As trucks relentlessly dump 3500 tons of garbage each day at the Central Landfill in Johnston, the drafting of a new trash plan for Rhode Island remains stalled. Environmentalists say the new plan is a key to extending the landfillís life and avoiding costly and environmentally damaging alternatives, including the construction of a waste incinerator or the establishment of a new dump.
Meanwhile, the landfillís owner, the Rhode Island Resource Recovery Corporation, awaits the issuing of a permit to expand the landfill another 32 acres to accommodate the stateís trash until 2011. The Phase V expansion would last even longer, environmentalists insist, if Rhode Island got more serious about recycling. And the most important element to that, they say, is revising the stateís waste management plan.
The Solid Waste Management Plan Working Group, created in March 2003, includes representatives of business, environmental groups, Resource Recovery, and the state Department of Environmental Management. Subcommittees were formed, information gathered, and discussion of the final report was scheduled for February 2004. The process, reports Sarah Kite, associate regional representative of the Sierra Club, was "very good," at least until January. The February meeting was canceled, however, as were subsequent meetings in March and April, and no meetings have been held since. "Iím not quite sure what the hold up is," says Kite, who represents the Sierra Club on the working group.
Dante Ionata, the consultant leading the working group, declined to talk with the Phoenix, referring questions to James Allam, deputy executive director of Resource Recovery. Allam says the draft of the final report is being "modified internally at Resource Recovery," although he insists that the working group will make the final decisions. A working group meeting should be held within a month, he says.
Resource Recovery currently preserves precious landfill space by recycling, as it proudly boasts in commercials on WRNI AM. But the stateís recycling record is spotty at best. Warwick "is achieving some great numbers," Allam says, recycling 24.8 percent of its residential trash, but other communities lag far behind. Providence, Central Falls, and Woonsocket have the worst records, recycling only about nine percent of their residential waste, according to Resource Recovery records.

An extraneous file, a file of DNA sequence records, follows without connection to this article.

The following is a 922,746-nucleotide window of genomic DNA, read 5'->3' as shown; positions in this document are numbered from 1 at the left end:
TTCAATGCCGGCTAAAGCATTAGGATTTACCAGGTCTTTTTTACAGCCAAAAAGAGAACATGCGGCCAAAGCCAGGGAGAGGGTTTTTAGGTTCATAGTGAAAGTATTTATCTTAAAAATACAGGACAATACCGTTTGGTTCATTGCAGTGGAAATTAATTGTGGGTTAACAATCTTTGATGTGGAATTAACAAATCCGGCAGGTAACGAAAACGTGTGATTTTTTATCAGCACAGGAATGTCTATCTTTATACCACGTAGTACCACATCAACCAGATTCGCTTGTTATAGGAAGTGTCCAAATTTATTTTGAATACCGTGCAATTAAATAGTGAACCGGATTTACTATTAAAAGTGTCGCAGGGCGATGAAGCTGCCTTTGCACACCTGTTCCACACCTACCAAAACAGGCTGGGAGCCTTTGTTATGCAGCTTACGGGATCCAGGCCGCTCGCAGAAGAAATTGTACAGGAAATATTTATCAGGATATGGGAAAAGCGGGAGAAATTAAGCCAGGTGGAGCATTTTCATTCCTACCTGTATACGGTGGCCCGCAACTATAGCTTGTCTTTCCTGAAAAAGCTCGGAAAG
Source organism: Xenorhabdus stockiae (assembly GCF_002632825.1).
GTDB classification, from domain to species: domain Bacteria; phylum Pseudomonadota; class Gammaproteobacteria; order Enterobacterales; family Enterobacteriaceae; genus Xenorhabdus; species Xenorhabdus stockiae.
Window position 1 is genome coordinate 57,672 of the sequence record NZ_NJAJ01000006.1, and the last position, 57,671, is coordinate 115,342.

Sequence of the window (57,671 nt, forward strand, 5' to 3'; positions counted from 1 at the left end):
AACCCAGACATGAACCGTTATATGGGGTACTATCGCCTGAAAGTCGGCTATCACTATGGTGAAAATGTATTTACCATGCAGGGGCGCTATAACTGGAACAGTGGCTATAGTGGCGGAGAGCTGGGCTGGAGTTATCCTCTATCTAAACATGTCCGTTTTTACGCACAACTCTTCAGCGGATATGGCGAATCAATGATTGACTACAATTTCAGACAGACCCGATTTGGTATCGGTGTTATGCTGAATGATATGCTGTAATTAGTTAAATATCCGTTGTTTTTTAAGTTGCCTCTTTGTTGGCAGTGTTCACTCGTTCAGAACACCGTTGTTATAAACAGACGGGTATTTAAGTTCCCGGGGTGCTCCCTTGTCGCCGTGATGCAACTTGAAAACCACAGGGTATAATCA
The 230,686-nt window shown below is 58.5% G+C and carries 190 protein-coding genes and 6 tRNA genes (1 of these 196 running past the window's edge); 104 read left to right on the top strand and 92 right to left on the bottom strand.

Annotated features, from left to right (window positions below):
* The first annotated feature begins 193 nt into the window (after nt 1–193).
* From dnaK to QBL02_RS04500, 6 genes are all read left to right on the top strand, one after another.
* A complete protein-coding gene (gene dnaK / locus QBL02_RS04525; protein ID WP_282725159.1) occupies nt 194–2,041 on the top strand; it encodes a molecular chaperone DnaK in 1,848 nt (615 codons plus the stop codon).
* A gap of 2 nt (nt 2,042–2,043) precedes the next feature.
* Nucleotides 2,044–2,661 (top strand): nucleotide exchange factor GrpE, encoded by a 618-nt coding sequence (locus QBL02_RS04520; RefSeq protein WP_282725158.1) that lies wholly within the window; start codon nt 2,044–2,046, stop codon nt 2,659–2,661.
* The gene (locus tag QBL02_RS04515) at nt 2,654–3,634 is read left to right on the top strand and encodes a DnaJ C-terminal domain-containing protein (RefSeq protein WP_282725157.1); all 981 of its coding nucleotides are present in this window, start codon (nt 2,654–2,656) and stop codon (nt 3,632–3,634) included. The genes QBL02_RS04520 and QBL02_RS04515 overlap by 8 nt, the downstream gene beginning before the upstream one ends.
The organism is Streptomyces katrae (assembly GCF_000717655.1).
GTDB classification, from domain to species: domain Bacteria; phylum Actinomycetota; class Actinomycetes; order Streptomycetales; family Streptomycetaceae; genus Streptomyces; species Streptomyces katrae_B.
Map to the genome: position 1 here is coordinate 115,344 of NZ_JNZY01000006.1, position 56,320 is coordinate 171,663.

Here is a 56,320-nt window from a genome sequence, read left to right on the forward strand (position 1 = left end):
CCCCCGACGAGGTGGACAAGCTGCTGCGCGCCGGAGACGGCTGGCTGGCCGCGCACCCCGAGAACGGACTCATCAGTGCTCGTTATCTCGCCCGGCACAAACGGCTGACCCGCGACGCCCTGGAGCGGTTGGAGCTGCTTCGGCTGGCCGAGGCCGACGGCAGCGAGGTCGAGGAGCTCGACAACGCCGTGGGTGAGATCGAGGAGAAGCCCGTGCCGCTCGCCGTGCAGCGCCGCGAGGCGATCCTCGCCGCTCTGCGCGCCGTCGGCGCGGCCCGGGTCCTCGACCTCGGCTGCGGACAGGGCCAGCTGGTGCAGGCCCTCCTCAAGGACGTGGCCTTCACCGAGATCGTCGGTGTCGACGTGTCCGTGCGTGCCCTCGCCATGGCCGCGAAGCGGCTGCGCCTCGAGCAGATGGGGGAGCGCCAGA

Environmentalists, including Kite, say recycling would increase if municipalities implemented a "Pay As You Throw" (PAYT) system that charges residents for every bag of trash. The system has proven successful. When North Kingstown implemented a curbside PAYT system in 1999, for example, recycling rose from 17 percent to 28 percent. The problem, Allam says, is the fee. "Itís very political, but [Resource Recovery] would encourage it," he says.
Business recycling also needs improvement. Although state law requires companies to recycle, most do not, instead dumping their waste paper, bottles, and cans into the trash. Resource Recovery can do little to solve the problem, Allam says, because DEM is responsible for enforcing the law. DEM, however, points the finger at the legislature and governor, saying it does not have enough funds for enforcement staff.
If such problems are not effectively addressed in the new plan, Rhode Island will face some unpleasant choices, says Kite, as Phase V fills up. Some states accept out of state trash, but trucking costs are expensive. The state law banning trash incineration could also be repealed, she adds, but air quality would suffer. Lastly, the Central Landfill could be expanded again, or a new dump opened, perhaps in South County.
The final option is not realistic, Kite says, commenting, "With all the effort being put into preserving open space, there simply isnít any community that is going to want to dedicate 30 acres to a landfill."
Issue Date: July 2 - 8, 2004
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